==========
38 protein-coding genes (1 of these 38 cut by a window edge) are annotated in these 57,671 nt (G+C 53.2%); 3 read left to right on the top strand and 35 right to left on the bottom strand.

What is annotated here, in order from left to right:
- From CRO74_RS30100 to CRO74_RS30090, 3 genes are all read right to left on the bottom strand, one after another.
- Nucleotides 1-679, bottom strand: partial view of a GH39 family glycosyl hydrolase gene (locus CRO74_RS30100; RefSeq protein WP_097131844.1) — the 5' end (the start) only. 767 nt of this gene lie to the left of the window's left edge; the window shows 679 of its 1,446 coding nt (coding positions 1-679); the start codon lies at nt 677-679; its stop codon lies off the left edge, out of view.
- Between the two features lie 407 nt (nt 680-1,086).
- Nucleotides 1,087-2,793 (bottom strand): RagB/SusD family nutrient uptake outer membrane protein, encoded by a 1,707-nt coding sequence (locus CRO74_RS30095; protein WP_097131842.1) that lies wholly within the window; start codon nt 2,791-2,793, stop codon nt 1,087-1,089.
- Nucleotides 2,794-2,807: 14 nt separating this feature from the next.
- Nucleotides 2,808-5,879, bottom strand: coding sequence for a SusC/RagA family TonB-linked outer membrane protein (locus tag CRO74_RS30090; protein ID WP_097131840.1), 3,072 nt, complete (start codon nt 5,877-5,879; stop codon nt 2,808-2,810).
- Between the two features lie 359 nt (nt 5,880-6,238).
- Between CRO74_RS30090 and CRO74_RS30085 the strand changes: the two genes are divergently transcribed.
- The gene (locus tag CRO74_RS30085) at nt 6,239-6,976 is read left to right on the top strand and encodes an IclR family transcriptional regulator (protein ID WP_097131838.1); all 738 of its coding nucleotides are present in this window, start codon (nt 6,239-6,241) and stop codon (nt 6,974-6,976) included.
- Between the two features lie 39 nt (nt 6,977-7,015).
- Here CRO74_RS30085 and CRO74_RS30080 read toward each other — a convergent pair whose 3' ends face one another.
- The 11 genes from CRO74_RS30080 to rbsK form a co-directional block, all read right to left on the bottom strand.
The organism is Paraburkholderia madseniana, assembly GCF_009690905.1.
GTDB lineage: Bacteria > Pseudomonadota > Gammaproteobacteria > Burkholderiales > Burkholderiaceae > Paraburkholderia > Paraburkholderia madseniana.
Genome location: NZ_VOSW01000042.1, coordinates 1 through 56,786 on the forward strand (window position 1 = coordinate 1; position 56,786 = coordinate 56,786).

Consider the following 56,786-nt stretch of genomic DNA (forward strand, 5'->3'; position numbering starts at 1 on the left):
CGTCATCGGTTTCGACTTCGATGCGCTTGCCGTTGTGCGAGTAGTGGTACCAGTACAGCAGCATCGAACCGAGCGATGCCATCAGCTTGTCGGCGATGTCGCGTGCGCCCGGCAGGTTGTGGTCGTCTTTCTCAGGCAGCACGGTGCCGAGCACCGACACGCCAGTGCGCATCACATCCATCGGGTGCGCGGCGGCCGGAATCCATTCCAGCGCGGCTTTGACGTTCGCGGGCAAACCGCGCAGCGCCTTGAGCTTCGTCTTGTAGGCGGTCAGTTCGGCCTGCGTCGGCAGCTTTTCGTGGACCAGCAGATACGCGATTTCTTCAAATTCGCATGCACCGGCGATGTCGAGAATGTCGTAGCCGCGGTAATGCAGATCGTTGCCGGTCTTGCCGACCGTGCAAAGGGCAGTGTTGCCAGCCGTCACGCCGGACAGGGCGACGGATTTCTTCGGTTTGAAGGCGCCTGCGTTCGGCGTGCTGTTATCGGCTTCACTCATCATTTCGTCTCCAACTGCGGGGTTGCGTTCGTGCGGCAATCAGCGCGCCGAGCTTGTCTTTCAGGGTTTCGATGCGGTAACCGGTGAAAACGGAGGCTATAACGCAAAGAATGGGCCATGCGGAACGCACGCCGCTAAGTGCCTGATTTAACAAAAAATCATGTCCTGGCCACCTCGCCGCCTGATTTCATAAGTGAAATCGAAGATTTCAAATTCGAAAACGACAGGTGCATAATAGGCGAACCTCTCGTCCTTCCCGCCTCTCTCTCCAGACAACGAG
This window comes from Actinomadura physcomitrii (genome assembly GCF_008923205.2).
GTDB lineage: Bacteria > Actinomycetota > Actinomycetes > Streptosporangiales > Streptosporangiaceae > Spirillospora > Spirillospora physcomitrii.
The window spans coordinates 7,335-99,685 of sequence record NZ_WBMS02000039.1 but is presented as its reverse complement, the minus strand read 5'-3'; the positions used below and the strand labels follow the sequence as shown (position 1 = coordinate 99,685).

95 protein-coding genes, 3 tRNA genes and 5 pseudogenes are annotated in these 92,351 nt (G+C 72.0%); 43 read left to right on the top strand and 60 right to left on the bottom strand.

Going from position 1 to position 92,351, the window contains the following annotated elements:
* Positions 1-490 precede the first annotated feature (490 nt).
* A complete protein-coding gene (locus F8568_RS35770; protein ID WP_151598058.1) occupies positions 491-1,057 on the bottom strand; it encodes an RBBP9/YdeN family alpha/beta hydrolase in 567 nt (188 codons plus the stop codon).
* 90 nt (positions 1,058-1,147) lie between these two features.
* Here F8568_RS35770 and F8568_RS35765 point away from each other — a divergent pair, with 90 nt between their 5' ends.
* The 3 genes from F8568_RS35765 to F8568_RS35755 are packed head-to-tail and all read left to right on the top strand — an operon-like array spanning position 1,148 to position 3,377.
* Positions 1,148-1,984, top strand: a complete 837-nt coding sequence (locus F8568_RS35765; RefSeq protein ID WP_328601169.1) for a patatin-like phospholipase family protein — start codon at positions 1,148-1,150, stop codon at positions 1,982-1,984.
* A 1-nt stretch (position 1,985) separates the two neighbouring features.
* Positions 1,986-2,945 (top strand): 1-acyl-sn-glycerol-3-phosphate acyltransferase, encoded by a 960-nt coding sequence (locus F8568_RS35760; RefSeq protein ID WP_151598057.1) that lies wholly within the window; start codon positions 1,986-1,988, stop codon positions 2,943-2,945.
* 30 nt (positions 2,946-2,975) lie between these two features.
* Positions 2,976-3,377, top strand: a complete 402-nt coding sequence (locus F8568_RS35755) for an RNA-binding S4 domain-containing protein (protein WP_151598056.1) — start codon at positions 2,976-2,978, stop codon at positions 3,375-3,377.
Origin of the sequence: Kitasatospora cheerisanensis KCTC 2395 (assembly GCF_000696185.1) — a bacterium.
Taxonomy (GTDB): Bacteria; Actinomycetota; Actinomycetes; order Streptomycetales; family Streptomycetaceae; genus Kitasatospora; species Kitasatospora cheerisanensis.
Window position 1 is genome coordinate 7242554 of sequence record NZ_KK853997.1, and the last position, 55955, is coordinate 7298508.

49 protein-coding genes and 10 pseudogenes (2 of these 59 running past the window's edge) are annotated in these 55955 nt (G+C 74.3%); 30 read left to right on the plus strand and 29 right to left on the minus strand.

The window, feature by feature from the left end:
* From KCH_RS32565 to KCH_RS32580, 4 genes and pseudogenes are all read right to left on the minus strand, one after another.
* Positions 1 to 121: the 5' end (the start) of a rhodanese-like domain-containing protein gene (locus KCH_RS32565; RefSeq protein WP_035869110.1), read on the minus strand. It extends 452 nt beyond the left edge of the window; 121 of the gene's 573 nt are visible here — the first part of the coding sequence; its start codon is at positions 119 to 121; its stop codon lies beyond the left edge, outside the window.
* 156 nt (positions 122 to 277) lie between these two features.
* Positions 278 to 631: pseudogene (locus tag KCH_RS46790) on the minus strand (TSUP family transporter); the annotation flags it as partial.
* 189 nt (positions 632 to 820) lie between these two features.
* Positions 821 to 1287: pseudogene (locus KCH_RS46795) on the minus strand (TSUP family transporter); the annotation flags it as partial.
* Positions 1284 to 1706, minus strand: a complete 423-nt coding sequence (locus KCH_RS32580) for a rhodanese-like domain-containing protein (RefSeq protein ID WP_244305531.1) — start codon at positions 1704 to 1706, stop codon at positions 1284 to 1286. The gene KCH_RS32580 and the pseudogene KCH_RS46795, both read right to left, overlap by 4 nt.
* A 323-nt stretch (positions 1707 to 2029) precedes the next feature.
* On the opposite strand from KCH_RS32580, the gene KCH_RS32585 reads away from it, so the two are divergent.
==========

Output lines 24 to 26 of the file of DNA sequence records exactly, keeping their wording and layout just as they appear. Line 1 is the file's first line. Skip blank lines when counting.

Going from position 1 to position 92,351, the window contains the following annotated elements:
* Positions 1-490 precede the first annotated feature (490 nt).
* A complete protein-coding gene (locus F8568_RS35770; protein ID WP_151598058.1) occupies positions 491-1,057 on the bottom strand; it encodes an RBBP9/YdeN family alpha/beta hydrolase in 567 nt (188 codons plus the stop codon).